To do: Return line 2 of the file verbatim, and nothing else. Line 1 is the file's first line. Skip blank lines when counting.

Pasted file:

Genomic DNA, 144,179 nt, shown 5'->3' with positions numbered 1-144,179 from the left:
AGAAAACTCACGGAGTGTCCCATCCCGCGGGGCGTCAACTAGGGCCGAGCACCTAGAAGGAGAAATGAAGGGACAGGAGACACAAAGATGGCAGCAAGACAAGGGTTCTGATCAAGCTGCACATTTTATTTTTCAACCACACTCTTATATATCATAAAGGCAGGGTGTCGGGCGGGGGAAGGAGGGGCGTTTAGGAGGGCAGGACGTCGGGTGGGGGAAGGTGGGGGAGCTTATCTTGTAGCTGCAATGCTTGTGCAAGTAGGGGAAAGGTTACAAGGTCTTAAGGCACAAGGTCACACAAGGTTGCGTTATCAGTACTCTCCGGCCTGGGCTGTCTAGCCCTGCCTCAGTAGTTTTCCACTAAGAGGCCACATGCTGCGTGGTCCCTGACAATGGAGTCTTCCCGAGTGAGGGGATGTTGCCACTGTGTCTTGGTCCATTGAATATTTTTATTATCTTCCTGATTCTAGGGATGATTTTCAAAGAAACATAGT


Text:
AGAAAACTCACGGAGTGTCCCATCCCGCGGGGCGTCAACTAGGGCCGAGCACCTAGAAGGAGAAATGAAGGGACAGGAGACACAAAGATGGCAGCAAGACAAGGGTTCTGATCAAGCTGCACATTTTATTTTTCAACCACACTCTTATATATCATAAAGGCAGGGTGTCGGGCGGGGGAAGGAGGGGCGTTTAGGAGGGCAGGACGTCGGGTGGGGGAAGGTGGGGGAGCTTATCTTGTAGCTGCAATGCTTGTGCAAGTAGGGGAAAGGTTACAAGGTCTTAAGGCACAAGGTCACACAAGGTTGCGTTATCAGTACTCTCCGGCCTGGGCTGTCTAGCCCTGCCTCAGTAGTTTTCCACTAAGAGGCCACATGCTGCGTGGTCCCTGACAATGGAGTCTTCCCGAGTGAGGGGATGTTGCCACTGTGTCTTGGTCCATTGAATATTTTTATTATCTTCCTGATTCTAGGGATGATTTTCAAAGAAACATAGT